That sounds better, but it’s whether these things happen that matters. Annex A is the interesting bit.  Here it is:

Annex A: Key digital manifesto commitments

  • Roll out universal broadband and better mobile phone connections to ensure everyone is part of the digital economy;
  • Ultrafast broadband should be available to nearly all UK premises as soon as practicable;
  • Invest in infrastructure to give the most comprehensive and cheapest superfast broadband coverage of any major European country;
  • Delivering superfast broadband in urban and rural areas to provide coverage to 95% of the UK by the end of 2017;
  • Subsidising the cost of installing high speed-capable satellite services in the very hardest to reach areas;
  • Release more spectrum from public sector use to allow greater private access;
  • Holding mobile operators to their legally-binding commitment to ensure that 90 per cent of the UK landmass will have voice and SMS coverage by 2017;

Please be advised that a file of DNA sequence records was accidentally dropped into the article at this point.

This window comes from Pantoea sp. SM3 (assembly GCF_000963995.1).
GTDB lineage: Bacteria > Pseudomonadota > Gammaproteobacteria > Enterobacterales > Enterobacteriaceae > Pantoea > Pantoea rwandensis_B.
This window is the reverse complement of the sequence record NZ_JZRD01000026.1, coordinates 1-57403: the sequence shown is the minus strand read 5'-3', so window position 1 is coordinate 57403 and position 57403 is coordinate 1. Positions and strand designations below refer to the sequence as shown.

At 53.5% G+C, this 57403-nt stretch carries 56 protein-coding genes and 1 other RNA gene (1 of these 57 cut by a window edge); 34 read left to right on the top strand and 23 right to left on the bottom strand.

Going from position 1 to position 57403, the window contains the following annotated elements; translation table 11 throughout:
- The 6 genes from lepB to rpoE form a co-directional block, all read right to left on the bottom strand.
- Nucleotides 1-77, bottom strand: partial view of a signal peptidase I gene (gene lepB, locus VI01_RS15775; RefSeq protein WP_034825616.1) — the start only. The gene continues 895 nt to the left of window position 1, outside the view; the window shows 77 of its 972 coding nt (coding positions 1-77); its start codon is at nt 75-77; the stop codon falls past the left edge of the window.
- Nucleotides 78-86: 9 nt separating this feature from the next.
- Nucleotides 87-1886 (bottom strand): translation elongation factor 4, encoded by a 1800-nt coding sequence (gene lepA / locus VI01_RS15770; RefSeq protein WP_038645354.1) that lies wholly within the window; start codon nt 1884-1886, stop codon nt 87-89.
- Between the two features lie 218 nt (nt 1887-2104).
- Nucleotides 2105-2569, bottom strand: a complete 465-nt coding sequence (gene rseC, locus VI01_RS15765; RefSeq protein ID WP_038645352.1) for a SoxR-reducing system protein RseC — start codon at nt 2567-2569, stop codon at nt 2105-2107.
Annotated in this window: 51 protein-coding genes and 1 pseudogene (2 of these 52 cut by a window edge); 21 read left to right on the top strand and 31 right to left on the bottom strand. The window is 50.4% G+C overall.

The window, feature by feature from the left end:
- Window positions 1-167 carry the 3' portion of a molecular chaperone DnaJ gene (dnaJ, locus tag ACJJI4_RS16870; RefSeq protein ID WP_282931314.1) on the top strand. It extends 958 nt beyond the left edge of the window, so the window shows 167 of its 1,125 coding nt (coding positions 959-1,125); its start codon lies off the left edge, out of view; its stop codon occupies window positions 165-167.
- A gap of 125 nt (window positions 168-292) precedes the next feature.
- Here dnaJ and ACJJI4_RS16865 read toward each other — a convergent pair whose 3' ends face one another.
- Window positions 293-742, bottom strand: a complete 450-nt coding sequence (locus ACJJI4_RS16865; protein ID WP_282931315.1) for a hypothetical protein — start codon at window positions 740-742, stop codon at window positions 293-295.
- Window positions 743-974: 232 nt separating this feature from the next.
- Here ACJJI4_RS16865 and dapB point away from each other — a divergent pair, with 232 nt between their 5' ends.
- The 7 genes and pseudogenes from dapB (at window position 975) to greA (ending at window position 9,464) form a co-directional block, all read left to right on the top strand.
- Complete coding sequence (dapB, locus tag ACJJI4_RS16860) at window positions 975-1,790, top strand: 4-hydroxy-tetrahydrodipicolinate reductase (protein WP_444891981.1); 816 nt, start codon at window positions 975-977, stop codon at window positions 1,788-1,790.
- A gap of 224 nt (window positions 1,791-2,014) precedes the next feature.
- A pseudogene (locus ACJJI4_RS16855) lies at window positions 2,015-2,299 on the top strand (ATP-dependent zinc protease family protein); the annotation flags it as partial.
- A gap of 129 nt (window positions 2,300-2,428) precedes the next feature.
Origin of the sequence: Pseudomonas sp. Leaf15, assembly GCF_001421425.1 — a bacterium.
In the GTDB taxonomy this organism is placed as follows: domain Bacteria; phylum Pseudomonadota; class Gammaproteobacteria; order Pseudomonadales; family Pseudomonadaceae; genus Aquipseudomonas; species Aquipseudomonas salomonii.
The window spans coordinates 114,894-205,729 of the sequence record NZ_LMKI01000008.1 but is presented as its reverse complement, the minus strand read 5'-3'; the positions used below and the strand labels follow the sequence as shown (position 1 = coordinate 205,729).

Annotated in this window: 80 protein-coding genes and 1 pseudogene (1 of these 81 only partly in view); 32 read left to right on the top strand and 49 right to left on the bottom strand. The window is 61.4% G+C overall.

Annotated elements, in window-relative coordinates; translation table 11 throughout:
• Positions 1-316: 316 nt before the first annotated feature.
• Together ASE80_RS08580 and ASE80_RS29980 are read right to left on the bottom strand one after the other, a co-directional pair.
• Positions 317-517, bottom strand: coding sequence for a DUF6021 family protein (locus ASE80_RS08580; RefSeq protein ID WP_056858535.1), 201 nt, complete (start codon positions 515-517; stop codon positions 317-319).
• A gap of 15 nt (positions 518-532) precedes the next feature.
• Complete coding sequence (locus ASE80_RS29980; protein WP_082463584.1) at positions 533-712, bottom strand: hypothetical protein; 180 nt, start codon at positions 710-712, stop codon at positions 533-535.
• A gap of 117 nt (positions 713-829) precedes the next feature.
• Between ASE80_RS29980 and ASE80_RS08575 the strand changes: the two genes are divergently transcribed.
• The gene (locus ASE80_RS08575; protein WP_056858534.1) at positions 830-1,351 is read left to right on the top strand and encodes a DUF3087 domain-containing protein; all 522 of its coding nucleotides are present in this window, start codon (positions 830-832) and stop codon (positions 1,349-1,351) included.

• Continue to invest in mobile infrastructure to deliver coverage for voice calls and text messages for the final 0.3-0.4% of premises that do not currently have it;
  • Ensure the UK is a world leader in the development of 5G and plays a leading role in defining industry standards;
  • Fit out trains with new wifi equipment in England and Wales;
  • Provide free wifi in libraries and ensure remote access to e-books without charge and with appropriate compensation for authors that enhances the Public Lending Right scheme;
  • Roll out cross-government technology platforms such as GOV.UK to cut